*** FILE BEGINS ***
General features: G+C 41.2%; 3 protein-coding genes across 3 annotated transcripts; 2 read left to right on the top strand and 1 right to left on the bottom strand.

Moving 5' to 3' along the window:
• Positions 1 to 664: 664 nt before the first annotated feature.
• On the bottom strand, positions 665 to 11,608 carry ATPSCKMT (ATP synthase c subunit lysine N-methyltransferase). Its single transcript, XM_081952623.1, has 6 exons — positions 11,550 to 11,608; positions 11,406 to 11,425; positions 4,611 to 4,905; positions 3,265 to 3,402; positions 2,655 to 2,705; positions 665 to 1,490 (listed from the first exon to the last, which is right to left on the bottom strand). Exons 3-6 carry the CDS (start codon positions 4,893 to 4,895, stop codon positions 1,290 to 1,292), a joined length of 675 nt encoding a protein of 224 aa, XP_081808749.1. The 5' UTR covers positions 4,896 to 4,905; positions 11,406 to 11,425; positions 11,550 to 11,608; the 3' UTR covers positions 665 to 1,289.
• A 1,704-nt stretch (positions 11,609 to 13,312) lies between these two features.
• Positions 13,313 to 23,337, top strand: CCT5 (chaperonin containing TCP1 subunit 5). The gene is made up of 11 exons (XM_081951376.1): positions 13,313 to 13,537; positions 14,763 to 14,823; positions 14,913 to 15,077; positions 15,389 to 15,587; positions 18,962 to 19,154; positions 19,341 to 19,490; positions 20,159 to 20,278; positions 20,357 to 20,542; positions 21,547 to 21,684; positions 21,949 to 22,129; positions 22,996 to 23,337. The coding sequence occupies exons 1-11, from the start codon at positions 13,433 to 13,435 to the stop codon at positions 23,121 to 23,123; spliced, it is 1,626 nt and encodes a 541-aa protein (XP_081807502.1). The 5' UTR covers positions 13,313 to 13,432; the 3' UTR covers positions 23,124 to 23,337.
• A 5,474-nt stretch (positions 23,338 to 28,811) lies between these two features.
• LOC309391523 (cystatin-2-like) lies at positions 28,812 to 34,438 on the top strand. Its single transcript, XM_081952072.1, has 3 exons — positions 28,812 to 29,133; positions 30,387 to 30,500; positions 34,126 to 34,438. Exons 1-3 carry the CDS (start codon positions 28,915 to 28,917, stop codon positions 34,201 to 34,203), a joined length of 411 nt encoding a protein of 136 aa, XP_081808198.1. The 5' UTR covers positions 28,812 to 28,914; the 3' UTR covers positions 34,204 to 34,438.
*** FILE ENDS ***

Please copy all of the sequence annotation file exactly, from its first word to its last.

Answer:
General features: G+C 41.2%; 3 protein-coding genes across 3 annotated transcripts; 2 read left to right on the top strand and 1 right to left on the bottom strand.

Moving 5' to 3' along the window:
• Positions 1 to 664: 664 nt before the first annotated feature.
• On the bottom strand, positions 665 to 11,608 carry ATPSCKMT (ATP synthase c subunit lysine N-methyltransferase). Its single transcript, XM_081952623.1, has 6 exons — positions 11,550 to 11,608; positions 11,406 to 11,425; positions 4,611 to 4,905; positions 3,265 to 3,402; positions 2,655 to 2,705; positions 665 to 1,490 (listed from the first exon to the last, which is right to left on the bottom strand). Exons 3-6 carry the CDS (start codon positions 4,893 to 4,895, stop codon positions 1,290 to 1,292), a joined length of 675 nt encoding a protein of 224 aa, XP_081808749.1. The 5' UTR covers positions 4,896 to 4,905; positions 11,406 to 11,425; positions 11,550 to 11,608; the 3' UTR covers positions 665 to 1,289.
• A 1,704-nt stretch (positions 11,609 to 13,312) lies between these two features.
• Positions 13,313 to 23,337, top strand: CCT5 (chaperonin containing TCP1 subunit 5). The gene is made up of 11 exons (XM_081951376.1): positions 13,313 to 13,537; positions 14,763 to 14,823; positions 14,913 to 15,077; positions 15,389 to 15,587; positions 18,962 to 19,154; positions 19,341 to 19,490; positions 20,159 to 20,278; positions 20,357 to 20,542; positions 21,547 to 21,684; positions 21,949 to 22,129; positions 22,996 to 23,337. The coding sequence occupies exons 1-11, from the start codon at positions 13,433 to 13,435 to the stop codon at positions 23,121 to 23,123; spliced, it is 1,626 nt and encodes a 541-aa protein (XP_081807502.1). The 5' UTR covers positions 13,313 to 13,432; the 3' UTR covers positions 23,124 to 23,337.
• A 5,474-nt stretch (positions 23,338 to 28,811) lies between these two features.
• LOC309391523 (cystatin-2-like) lies at positions 28,812 to 34,438 on the top strand. Its single transcript, XM_081952072.1, has 3 exons — positions 28,812 to 29,133; positions 30,387 to 30,500; positions 34,126 to 34,438. Exons 1-3 carry the CDS (start codon positions 28,915 to 28,917, stop codon positions 34,201 to 34,203), a joined length of 411 nt encoding a protein of 136 aa, XP_081808198.1. The 5' UTR covers positions 28,812 to 28,914; the 3' UTR covers positions 34,204 to 34,438.